Les Noces was a new piece for most of the Chrysler Hall audience. Native Russian speakers have told us that the chorus’ Russian diction was unclear and the pianists were only approximate in their execution. In Paul Griffiths’ book, Stravinsky, he speaks to both points. Like the original French audience we heard the piece in Russian, a foreign language for them as well as us. Griffiths says “…the omnipresence of the piano tone conveys something of the atmosphere of a rehearsal, so that any performance of Les Noces seems an appeal to an ideal that has still to be achieved.” Enough said.
The characters, represented by dancers, do not need singers to embody them. The soprano and bass soloists are fleetingly identified with the bride and groom but they also sing words of the bride’s mother and the best man. Most usually they are caught up into the sound of the chorus. They are not enacting the wedding but reporting across time an event of old Russia to a Western audience. The audience is challenged to understand that what they have experienced is a marriage in many dimensions: of male and female, ancient and modern, ritual and machine, voice and instrument, narrative and action, song and dance. To quote Paul Griffiths “But perhaps its deepest, and most deeply Russian binding is of holiness and humor, the holiness of a ceremony going on beyond the senses and the humor of drunken guests at a wedding party. It is both comedy and icon.”
One hundred years ago, May 29, 1913, Le Sacre du Printemps came to the stage in Paris. The music was by Igor Stravinsky (1882-1971)and the choreography by Vaslav Nijinsky (1890-1950). The near-riot in the theater was in reaction to both music and dance. The choreography was outrageous in its subversion of conventional ballet, danced to Stravinsky’s rhythmically complex score, heard as barbaric noise.
On March 7, 1912, as Stravinsky was writing his new piece, Vesna syash-chennaya in Russian and Rite of Spring in English, Stravinsky wrote to Andrey Rimsky-Korsakov (composer Nikolai’s son): “It is as if twenty and not two years have passed since I wrote the Firebird. The music is coming out fresh and new” (Stravinsky by Paul Griffiths, pg. 28). The music had a primitive old Russian sound (pre-Christian) and was radically new—his current colleagues were Bartók and Schoenberg. I recall that the dancers wore heavy floor-length robes of rough, dull fabric when the Joffrey Ballet appeared in Chrysler Hall in 1988 in a reconstructed staging by Millicent Hudson of Nijinsky’s original choreography.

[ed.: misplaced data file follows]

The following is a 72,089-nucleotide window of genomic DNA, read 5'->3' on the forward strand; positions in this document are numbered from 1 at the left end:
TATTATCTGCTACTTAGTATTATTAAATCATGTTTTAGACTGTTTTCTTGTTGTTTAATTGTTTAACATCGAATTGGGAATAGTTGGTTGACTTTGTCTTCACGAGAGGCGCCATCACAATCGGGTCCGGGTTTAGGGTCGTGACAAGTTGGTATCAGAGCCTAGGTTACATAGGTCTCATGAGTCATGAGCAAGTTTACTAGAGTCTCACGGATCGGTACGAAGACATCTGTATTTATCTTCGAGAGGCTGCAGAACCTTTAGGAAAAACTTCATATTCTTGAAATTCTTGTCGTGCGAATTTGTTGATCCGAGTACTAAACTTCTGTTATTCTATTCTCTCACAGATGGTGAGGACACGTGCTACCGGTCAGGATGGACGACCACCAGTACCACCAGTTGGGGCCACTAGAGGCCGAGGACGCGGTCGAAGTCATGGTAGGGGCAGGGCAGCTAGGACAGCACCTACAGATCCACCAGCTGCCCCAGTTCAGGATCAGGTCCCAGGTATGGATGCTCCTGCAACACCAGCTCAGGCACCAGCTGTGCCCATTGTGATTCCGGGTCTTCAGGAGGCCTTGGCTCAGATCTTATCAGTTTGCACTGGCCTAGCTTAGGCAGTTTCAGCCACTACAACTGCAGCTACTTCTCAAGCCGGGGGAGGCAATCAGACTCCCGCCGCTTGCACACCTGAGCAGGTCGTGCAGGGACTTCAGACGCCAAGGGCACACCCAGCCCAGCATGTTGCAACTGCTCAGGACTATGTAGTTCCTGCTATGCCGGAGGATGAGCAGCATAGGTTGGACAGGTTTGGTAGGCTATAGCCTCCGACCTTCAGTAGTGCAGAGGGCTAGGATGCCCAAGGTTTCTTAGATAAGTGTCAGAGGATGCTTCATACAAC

What we saw this time was energetic, 1993 choreography by Salvatore Aiello who became artistic director of North Carolina Dance Theater in 1985. Monica Kane Cunningham with Linda Linsay designed the costumes. Wearing thongs of rich colors with short blouses added for women, the sensual movement of beautiful, young bodies was breathtaking. The Virginia Symphony played with verve and the coordination with the dancing so perfect that it would have been easy to forget that the music was live.
Local choral singer Scott Strickland shared that his favorite male dancer was Fernando Sabino. “I felt his skill shown the brightest. My favorite female dancer was Valerie Tellman, ‘The Chosen One’! She brought such noticeable intensity to her role, which was no small feat in an evening of charged performances. Even though she was the sacrifice, I found her intensity absolutely frightening!”
The opening dance piece, Solo in Nine Parts (premiered in 2010), featured the Virginia Symphony in music by Antonio Vivaldi with dance choreographed by Jessica Lang. Costume design was by Tamara Cobus with lighting by MK Stewart. The dancing was closely tied to the bouncy, happy music of Vivaldi. Nine dancers made up the ensemble: five women—Cody Beaton, Lauren Fagone, Maggie Small, Valerie Tellman and Cecile Tuzii and four men—Trevor Davis, Matthew Frain, Thomas Ragland Ariel Rose danced the fragments of Vivaldi's music. Recently added to the Richmond Ballet repertory, the piece premiered November 1, 2012.
In 1931 Stravinsky and violinist Samuel Dushkin were touring as a piano/violin duo and the composer was adding to their repertory between gigs. On July 15 he completed the Duo Concertant. This is not a grand, bravura display piece but rather the possibility of conversation. Shira Lanyi and Fernnando Sabino danced Stravinsky’s Duo Concertant. Maria Yefimova was pianist and Ross Winter, violinist. The choreography, created by George Balanchine, was premiered in 1972 by New York City Ballet. Balanchine defected from the Soviet Union after studying at the Imperial Theater in St. Petersburg. In 1925 he succeeded Nijinsky at the Ballets Russes in Paris. In 1934 he directed what, in 1948, became the New York City Ballet. The dancing is very athletic and with energy but the movement is abstract, detached from the music except for its timing. The feeling is austere, fragmented and calculated.